BOOT CAMP 473 (24/04/07)

Paranoia and Privacy pt 2


With almost daily reports in the media of identity theft and hackers breaking into computers it is easy to get paranoid but for the vast majority of PC owners, who take commonsense precautions and keep their computer and network’s security features enabled and updated, the risks are actually very low.


Most identity theft does not involve on-line interception or retrieval of data from personal computers. It occurs through carelessness, discarding documents containing personal information, not looking after credit and debit cards and PIN numbers, or, most worryingly, through company negligence.


Unfortunately there’s not much you can do about security lapses in the organisations and financial institutions that we trust to store our information, but you can ensure the data stored on your computer is safe, but how do you know?


One way is to put your PC’s defences to the test by subjecting it to a simulated hacking attempt and I thoroughly recommend ‘Shields Up’, which you can find on the Gibson Research Corporation website at


Steve Gibson, who created the site, is one of the world’s leading security experts and he has devised a series of free on-line checks that probe your computer, seeking out any weaknesses that might allow a hacker to gain access to your files.


All of the tests are safe. Any information retrieved from your machine will not be retained and it won’t interfere with its configuration, but before you make a start, if the computer you are testing is not your own, make sure you have the appropriate rights or permissions to carry out these tests.


To begin go to the Sheilds Up home page and take a look at the box showing your PC’s IP Address. This is the unique identity assigned to your computer by your ISP. It should be a fairly meaningless string of characters and is no cause for concern but it does tell anyone who might be interested the name of your ISP. As the explanatory note points out, it almost certainly changes every time you renew your connection, though if you are using broadband and leave your modem switched on all the time this probably doesn’t happen very often.


Click the Proceed button and you will see the Shields Up Service panel. Click the File Sharing button and your current numerical IP Address is shown; this is followed by a series of basic checks on your PC’s main Internet ports and NetBIOS network protocol, which could reveal details about your computer. Ideally Shields Up will report back that your PC has refused the connection and no information can be obtained. Any other response suggests that you do not have a working firewall installed on your PC and you should put that right immediately; see this week’s Top Tip.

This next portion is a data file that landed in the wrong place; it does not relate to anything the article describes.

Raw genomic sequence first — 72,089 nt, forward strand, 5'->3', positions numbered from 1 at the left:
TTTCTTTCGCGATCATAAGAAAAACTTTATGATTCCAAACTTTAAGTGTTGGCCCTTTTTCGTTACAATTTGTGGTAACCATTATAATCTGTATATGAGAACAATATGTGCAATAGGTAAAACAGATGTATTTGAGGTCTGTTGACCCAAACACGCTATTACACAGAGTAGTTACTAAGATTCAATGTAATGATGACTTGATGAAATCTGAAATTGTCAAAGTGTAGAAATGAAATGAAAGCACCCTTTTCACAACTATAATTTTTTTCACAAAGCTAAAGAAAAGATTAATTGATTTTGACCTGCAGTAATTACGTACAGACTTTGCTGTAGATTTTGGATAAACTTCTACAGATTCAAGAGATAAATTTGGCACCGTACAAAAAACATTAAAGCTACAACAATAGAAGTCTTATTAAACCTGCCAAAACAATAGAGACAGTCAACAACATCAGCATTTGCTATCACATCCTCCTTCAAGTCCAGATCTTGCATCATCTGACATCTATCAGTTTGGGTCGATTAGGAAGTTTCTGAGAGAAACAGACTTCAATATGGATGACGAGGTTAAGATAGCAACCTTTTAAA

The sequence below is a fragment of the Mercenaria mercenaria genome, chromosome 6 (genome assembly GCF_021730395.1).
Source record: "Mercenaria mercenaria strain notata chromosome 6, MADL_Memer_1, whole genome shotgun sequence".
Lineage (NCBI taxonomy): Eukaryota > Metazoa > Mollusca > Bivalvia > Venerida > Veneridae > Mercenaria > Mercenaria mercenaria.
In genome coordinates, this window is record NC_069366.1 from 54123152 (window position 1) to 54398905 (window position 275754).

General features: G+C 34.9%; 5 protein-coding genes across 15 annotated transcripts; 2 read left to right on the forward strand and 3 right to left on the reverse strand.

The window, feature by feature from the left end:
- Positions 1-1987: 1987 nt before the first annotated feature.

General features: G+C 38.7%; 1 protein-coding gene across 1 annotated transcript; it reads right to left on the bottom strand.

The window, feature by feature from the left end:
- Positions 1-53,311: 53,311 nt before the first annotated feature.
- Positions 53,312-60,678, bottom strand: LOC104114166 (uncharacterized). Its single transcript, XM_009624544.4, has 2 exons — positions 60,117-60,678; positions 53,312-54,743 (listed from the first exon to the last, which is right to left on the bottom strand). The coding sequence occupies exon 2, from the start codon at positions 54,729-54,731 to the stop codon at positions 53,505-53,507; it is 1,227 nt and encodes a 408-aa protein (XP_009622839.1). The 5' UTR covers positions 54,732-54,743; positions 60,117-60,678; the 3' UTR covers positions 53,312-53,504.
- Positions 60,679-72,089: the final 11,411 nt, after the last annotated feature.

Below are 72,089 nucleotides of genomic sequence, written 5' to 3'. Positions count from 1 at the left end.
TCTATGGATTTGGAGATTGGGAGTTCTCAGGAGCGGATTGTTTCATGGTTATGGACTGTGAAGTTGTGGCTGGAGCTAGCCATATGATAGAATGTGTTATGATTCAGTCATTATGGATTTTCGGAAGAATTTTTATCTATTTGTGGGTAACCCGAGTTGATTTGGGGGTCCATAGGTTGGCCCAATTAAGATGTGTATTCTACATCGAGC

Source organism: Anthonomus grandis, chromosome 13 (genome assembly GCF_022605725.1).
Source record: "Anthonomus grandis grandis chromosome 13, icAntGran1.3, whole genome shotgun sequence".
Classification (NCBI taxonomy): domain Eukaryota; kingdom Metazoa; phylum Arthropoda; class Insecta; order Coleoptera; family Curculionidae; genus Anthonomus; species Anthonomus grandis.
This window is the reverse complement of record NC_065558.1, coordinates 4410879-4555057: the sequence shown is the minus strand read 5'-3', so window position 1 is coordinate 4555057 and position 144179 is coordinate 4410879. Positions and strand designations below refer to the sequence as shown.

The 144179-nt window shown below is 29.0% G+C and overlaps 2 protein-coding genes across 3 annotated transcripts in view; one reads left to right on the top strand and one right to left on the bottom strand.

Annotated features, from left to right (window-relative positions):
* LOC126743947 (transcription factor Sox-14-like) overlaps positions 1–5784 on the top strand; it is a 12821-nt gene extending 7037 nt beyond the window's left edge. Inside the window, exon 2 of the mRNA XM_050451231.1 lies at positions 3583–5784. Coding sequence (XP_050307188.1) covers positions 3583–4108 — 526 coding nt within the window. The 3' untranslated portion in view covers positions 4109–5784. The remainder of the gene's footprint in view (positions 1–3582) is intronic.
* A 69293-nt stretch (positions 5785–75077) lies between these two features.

Scroll down the page to the Shields Up panel and click the Common Ports button. This takes a few seconds after which you will see a Pass or Fail notice, then a detailed list of port vulnerabilities. If your PC’s security features are doing their job the report should show nothing but green ‘Stealth’ indicators. Any red ‘Open’ or blue ‘Closed’ icons may be a cause for concern and you should click the link for a more detailed analysis, and what you can do about it.


Move down the page to the main panel again and this time click the Service Ports button. This test can take a minutes or two as Shields Up scans your PC’s first 1056 ports. Once again the aim is for a ‘Pass’ and for them all to be labelled green ‘Stealth’ mode. Read the accompanying notes for an explanation of any reports of Open or Closed ports.


If you have been getting all green Stealth and Pass results up until now you can be pretty sure your PC is safe, but there’s a couple of extra checks you should carry out, for complete peace of mind. The first one is to get Sheilds Up to send you a Messenger Spam message. On all recent versions of XP Windows Messenger is switched off by default but if it not, when you click the ‘Spam Me’ button a pop up message appears on your screen you should follow the instructions to switch it off.


The final check is ‘Browser Headers’ and this displays the information your browser sends out when it is queried by a website. This can be very revealing, and may include details of web sites you’ve visited recently, stored in ‘cookies’. Further down the page there’s a facility to create a custom cookie, so you can see if this if stored on your PC, and revealed during the browser header check.


In amongst the return from the browser request you may see the name and version number of your web browser, your operating system, even things like your monitor screen resolution and colour depth. None of this is especially important or poses a security threat, but it just goes to show how easy it is for information to be sent from your PC without your knowledge or permission.


Next Week – Shareware and Freeware Top Tens





Network Basic Input/Output System – a communications system that allows computers to communicate with one another over networks and the Internet


PORT (software)

A connection, though not in the physical sense, created in by communications software to exchange information with other computers and networks



Internal network communications system installed as standard in Windows XP (not to be confused with MSN Messenger or Windows Live Messenger)




If your PC fails at the first hurdle you should make sure that your machine is protected by a Firewall. Windows XP has a basic one built in and this can be found by going to Start > Control Panel > Security Centre and click the On button. Better still, install a third-party firewall, most of which provide even greater protection and Zone Alarm, which is free, works as well, if not better than many of its commercial rivals.




© R. Maybury 2007, 1804

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